HomeEducationGraduate and Undergraduate ProgramsResearch Experience for Undergraduates (REU)REU 2016 ProjectsExploring the 3D Nanoscale Structure of Soft Materials using Cryo-Electron Tomography Primary tabs

Exploring the 3D Nanoscale Structure of Soft Materials using Cryo-Electron Tomography Primary tabs

Professor: Lena F. Kourkoutis

Lena KourkoutisProject Description: Organic materials, such as bacteria and viruses, are inherently three-dimensional (3D) and require 3D structural characterization at the nanometer scale. Additionally, soft matter is sensitive to irradiation and the vacuum conditions used in electron microscopes require rapid freezing to preserve the structure in its near-native state for high-resolution 3D structural analysis.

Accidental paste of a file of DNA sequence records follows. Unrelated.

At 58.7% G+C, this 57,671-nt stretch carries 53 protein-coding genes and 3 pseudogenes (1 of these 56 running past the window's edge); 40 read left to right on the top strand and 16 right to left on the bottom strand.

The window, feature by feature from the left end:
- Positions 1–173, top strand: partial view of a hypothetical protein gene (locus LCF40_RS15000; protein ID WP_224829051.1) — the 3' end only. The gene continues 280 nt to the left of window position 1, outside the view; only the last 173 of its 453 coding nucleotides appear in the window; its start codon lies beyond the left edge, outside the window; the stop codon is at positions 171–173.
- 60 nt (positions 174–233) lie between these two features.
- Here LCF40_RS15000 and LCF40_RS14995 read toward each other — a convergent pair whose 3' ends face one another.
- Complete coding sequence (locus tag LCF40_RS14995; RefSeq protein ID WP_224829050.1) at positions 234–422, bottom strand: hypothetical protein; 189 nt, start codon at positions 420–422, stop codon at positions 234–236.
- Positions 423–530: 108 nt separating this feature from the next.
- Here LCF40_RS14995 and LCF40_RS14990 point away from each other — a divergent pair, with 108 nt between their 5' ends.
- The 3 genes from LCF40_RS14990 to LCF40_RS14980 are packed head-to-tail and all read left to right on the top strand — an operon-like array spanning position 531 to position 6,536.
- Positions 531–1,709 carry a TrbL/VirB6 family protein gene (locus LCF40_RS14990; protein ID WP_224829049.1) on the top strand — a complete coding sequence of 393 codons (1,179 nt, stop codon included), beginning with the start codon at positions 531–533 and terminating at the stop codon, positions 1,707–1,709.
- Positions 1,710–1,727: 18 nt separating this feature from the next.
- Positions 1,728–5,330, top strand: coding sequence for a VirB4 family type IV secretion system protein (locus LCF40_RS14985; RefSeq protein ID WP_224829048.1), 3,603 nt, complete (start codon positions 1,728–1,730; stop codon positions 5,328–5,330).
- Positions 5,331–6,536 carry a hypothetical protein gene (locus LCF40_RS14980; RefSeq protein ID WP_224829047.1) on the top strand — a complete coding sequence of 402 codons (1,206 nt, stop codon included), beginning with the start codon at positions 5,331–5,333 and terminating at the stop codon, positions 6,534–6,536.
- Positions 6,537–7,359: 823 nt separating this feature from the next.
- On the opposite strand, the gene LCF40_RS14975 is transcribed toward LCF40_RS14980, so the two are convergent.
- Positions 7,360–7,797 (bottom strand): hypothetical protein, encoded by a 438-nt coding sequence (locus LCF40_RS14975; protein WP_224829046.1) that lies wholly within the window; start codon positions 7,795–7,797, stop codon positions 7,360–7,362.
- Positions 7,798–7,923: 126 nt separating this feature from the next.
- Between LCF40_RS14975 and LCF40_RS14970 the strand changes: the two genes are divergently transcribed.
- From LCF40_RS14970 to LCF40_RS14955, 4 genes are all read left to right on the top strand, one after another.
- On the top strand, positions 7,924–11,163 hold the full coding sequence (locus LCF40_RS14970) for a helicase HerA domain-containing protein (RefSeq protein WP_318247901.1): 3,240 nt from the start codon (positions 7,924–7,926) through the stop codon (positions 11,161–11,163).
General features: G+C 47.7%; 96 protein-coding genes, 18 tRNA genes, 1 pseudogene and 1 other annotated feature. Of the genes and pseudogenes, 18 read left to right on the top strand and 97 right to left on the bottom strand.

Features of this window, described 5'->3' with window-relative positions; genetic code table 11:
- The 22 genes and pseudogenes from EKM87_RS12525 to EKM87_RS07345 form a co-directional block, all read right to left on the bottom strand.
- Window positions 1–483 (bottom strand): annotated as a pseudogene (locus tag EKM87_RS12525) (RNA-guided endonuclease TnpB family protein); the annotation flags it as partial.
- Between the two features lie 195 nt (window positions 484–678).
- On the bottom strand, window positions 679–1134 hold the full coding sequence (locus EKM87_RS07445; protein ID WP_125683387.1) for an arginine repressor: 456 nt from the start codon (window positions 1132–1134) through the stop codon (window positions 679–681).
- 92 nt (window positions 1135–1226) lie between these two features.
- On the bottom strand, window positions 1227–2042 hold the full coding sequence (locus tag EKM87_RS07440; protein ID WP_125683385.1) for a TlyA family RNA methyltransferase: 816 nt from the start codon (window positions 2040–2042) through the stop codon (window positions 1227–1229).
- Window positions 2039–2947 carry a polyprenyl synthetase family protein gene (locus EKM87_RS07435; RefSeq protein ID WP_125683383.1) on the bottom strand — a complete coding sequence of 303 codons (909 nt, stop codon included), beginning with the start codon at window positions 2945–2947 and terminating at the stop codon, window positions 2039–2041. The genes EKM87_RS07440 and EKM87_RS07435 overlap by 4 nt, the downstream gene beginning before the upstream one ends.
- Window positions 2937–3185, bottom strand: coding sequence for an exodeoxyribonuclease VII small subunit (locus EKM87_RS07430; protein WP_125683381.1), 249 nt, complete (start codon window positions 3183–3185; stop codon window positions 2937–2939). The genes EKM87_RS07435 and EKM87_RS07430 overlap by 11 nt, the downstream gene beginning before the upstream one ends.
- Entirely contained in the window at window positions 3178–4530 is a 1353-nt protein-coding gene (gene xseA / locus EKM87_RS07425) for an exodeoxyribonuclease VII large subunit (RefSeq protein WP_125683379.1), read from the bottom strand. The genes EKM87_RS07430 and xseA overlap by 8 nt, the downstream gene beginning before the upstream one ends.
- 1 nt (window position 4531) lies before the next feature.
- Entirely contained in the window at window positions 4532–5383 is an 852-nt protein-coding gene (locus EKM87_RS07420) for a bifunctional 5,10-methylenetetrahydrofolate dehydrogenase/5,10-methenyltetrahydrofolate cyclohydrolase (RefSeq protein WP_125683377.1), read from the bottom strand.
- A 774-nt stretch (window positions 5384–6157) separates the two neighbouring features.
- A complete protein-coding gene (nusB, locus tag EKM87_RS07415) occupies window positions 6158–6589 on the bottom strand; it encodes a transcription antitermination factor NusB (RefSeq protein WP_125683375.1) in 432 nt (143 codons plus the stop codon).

Cryo-electron tomography is a powerful technique used to probe the 3D nanoscale features of organic materials whose structures can be manipulated for technologically relevant applications. As part of this summer program, you will use cryo-electron tomography and computational algorithms to acquire 2D images of the specimen and reconstruct them in silico into 3D models for structural analysis. Due to their abundance and diversity, organic materials have applications ranging from renewable energy production to drug delivery. Acquiring the 3D structural information of soft materials can help elucidate their function and will ultimately allow us to engineer new materials with tailored properties.

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